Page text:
July 12, 2013
A Look Into a River's Past
California has funded scientists from the San Francisco Estuary Institute to reconstruct an image of the San Joaquin Delta’s pre-Spanish landscape. They layer navigational charts, government land surveys, drawings, photographs, and journals to paint detailed picture of the Delta ecosystem of 200 years ago.
July 12, 2013
Restoring the San Joaquin River and Recalling its History
California has funded scientists from the San Francisco Estuary Institute to reconstruct an image of the San Joaquin Delta’s pre-Spanish landscape using drawings, photographs, and journals to paint detailed picture of the Delta ecosystem of 200 years ago. Take a look at the Delta's past in this slide show.
July 9, 2013
By the Numbers: The Oil Spill and BP's Legal Troubles
The 2010 Gulf Oil Spill captured the world's attention with the scale of its destruction. It polluted the waters of the Gulf of Mexico with millions of barrels of oil; shut down businesses, fisheries and beaches; and fouled wetlands. Eleven men were killed when the Macondo Well blew out some 45 miles off the coast of Louisiana.
June 14, 2013
Do Dying Trees Lead to More Human Deaths? The Debate Continues
The hypothesis: Trees improve people's health. The experiment: Remove 100 million trees in the eastern and midwestern U.S. over the course of 10 years and see what happens. What happened: People died. Is it that simple? Our readers said, no. So we asked one of the authors of the study to address their concerns.
June 13, 2013
In India, Farmers Pick Heartier Seeds Over Those With High Yields
When a cyclone hits India, the sea-drenched soil can remain salty for years. Farmers are finding new high-yield rice seeds are not withstanding the salty onslaught as well as seeds developed more than a century ago.
June 13, 2013
China Needs Milk and California Has Too Much. Is It a Match?
California dairy farmers are producing milk at higher rates. Meanwhile, milk and cheese are more in demand in countries such as China. The latest "Food for 9 Billion" report examines why the relationship between California's farmers and China's demands is not necessarily a match made in heaven.
June 12, 2013
In Singapore, When You Can't Grow Out, You Grow Up
Singapore's skyline is composed mostly of skyscrapers, so it's no wonder residents are looking up when they're considering places to grow fruits and vegetables in this high-density Asian island.
June 12, 2013
Singapore's Vegetable Towers
In order to grow fresh produce on limited land, Singapore has constructed towers where seedlings grow into eatable plants.
June 11, 2013
In Qatar, Coaxing Food From One of the World's Driest Places
In the small Middle Eastern country of Qatar, where fresh water is scarce and most food is imported, scientists are testing ways to grow vegetables that use more greenhouse gases than they produce.
June 11, 2013
Greening the Deserts of Qatar
Researchers in Qatar are trying new techniques to grow food, such as pumping carbon dioxide into greenhouses and using drip irrigation in sandy plant beds.
June 10, 2013
In Costa Rica, Farmers Start to See Value of Biodiversity
In Costa Rica, birds, bats and bees serve vital roles in controlling pests and pollinating crops. Now, researchers are measuring the contributions of these critters to encourage farmers to move away from the single-crop model and toward biodiversity.
May 6, 2013
In Poland, Pursuing Valuable Energy Deep in the Earth Fuels Dissent Above Ground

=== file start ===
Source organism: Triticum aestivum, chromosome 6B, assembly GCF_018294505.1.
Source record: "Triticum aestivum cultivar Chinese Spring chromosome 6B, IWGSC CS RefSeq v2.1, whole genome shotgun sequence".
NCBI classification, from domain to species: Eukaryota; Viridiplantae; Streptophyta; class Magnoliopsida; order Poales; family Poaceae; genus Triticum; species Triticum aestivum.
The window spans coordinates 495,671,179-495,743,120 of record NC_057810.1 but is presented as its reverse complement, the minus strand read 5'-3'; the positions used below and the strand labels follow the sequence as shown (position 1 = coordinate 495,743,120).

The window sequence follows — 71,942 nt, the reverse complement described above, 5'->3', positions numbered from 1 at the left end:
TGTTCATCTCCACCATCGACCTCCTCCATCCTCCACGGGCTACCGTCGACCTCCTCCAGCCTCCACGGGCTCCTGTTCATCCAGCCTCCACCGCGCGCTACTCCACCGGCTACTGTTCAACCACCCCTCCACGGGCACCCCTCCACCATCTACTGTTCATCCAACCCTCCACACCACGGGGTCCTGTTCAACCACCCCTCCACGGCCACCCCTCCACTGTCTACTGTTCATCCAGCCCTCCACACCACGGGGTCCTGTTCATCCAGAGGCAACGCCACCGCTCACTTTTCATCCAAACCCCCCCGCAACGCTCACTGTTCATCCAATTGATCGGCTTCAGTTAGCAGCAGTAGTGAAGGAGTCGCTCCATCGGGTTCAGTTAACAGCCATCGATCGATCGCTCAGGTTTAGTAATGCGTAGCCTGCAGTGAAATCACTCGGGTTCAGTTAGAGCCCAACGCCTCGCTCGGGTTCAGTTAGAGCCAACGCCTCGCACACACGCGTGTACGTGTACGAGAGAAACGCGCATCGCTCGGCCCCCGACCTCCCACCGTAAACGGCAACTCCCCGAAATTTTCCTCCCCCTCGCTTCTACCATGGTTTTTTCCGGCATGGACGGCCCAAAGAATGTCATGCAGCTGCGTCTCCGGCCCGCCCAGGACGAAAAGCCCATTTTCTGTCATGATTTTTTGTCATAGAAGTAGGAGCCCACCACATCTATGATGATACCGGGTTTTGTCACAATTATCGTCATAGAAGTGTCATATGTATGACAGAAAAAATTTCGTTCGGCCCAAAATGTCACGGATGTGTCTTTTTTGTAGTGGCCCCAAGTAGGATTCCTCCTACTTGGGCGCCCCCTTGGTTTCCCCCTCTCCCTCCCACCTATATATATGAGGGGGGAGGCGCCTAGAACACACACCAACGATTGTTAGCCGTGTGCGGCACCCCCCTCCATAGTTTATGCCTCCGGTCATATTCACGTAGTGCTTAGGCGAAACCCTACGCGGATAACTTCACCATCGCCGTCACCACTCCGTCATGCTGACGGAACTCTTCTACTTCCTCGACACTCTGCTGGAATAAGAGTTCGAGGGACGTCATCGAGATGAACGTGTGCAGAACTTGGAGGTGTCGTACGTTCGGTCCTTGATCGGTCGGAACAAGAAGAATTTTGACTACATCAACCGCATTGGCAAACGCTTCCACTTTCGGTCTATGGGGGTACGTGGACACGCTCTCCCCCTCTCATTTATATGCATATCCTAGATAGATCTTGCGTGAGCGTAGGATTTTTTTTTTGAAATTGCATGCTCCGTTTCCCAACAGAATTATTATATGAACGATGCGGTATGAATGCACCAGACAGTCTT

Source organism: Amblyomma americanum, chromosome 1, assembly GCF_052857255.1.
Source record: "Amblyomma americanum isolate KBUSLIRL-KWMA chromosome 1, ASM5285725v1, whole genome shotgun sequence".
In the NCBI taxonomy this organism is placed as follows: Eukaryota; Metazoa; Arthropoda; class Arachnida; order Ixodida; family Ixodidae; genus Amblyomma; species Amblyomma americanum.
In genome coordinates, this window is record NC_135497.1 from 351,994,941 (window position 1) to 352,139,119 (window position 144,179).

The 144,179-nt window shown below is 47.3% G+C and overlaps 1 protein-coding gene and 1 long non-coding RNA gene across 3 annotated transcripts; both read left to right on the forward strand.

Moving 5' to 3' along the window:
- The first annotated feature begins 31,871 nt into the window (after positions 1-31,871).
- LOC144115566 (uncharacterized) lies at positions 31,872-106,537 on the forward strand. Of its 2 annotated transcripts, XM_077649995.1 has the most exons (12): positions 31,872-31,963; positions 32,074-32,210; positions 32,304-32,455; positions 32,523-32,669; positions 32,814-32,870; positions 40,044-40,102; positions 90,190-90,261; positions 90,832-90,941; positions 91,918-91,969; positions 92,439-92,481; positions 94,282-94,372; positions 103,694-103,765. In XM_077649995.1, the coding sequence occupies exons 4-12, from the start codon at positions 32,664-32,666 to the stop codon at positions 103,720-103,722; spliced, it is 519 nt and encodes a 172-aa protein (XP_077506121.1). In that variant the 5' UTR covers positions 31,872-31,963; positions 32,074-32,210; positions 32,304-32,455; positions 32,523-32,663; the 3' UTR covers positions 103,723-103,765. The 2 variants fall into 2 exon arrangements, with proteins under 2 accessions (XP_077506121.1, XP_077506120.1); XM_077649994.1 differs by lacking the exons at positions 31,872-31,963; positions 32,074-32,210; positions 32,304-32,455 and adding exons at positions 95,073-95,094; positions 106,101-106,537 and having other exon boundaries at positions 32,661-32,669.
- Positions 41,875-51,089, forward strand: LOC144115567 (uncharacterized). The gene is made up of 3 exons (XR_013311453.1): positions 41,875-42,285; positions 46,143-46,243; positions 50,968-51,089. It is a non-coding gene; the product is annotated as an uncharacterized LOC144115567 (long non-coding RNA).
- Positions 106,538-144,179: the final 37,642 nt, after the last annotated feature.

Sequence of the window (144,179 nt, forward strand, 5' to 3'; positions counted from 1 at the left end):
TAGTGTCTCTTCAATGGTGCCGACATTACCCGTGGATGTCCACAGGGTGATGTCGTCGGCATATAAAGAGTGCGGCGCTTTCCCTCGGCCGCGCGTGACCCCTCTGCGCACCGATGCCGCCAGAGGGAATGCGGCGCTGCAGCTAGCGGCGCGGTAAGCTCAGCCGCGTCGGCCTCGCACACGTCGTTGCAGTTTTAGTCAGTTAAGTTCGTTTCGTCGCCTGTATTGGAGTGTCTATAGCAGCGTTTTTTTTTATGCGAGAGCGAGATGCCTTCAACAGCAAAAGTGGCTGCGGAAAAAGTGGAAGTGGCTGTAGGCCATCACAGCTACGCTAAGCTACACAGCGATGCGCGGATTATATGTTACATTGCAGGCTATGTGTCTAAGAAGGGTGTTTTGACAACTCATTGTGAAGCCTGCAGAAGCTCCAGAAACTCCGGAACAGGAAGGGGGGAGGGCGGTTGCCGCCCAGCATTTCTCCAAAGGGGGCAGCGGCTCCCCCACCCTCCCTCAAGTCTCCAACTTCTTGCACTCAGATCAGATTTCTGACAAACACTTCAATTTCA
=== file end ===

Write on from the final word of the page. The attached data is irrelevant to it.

Poland recently eased regulations on fracking, with the hope that shale gas will boost the economy, reduce energy dependence and prices. But local residents fear their concerns are taking a backseat to progress. Special correspondent Steve Sapienza reports, as part of a collaboration with the Pulitzer Center on Crisis Reporting.
May 6, 2013
News Flash: EPA Now Accountable to Public
There is nothing more frustrating for a reporter than posing a legitimate, reasonable questions to a representative of a federal agency and, in response, being told to talk to the hand.
May 1, 2013
Conflict of Lease and Legacy Provokes Controversy on the Half Shell
The oysters grown and harvested in Drake's Estero -- part of the Pt. Reyes National Seashore, just north of San Francisco -- are the subject of a national controversy that only seems to grow as a plea by an oyster farm to stay in operation gets closer to federal appeals court.
April 22, 2013
Seattle's Bullitt Center Opens Today as World's Greenest Office Building
Seattle's Bullitt Center bills itself as the world's greenest office building for its net-zero design and local and sustainable materials. The six-story building generates all its own energy, harvests its own water and manages its own waste on site.
April 18, 2013
Texas Plant Blast Kills Up to 15, Injures Hundreds
A massive explosion tore through a fertilizer plant near the town of West, in central Texas, on Wednesday injuring more than 100, destroying several buildings, and sending potentially toxic fumes into the air, according to authorities.
April 10, 2013
Portals to the Past: Cloning the Original Cherry Blossoms
More than 1 million visitors flock to Washington, D.C. every spring to see the cherry blossoms. But the 100-year old trees need to be preserved. Scientists have been cloning the trees to save their heritage.
April 3, 2013
After Oil Spill in Arkansas, Weighing Risks of Keystone Pipeline Extension
An oil pipeline rupture caused the evacuation of more than 20 homes in Mayflower, Ark. The accident raised questions about the safety of the proposed Keystone Pipeline extension. Judy Woodruff hears debate from Anthony Swift of the Natural Resources Defense Council and Andrew Black of the Association of Oil Pipelines.
March 29, 2013
EPA Advances New Proposal for Cleaner Gas Emissions
The Obama administration announced a proposal requiring two-thirds less sulfur in gasoline and a reduction in other emissions beginning in 2017. Judy Woodruff and Juliet Eilperin of the Washington Post discuss the announcement and why it's getting support from auto manufacturers but opposition from the oil and gas industry.
March 26, 2013
'The World Needs You, Badly,' Edward O. Wilson Tells Young Scientists